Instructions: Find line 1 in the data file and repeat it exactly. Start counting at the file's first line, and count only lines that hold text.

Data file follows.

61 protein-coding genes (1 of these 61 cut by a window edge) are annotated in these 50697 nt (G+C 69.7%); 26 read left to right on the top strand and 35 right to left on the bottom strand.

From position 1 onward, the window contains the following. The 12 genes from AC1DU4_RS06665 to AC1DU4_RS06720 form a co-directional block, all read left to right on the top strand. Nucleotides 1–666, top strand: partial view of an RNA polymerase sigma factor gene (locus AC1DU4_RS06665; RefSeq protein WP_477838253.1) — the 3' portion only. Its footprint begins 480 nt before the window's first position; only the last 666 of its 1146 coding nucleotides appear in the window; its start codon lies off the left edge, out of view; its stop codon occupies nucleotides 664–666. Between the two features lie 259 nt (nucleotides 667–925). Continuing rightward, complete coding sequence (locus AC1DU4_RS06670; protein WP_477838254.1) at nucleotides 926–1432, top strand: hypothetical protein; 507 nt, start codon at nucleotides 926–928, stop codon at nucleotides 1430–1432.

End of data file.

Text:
61 protein-coding genes (1 of these 61 cut by a window edge) are annotated in these 50697 nt (G+C 69.7%); 26 read left to right on the top strand and 35 right to left on the bottom strand.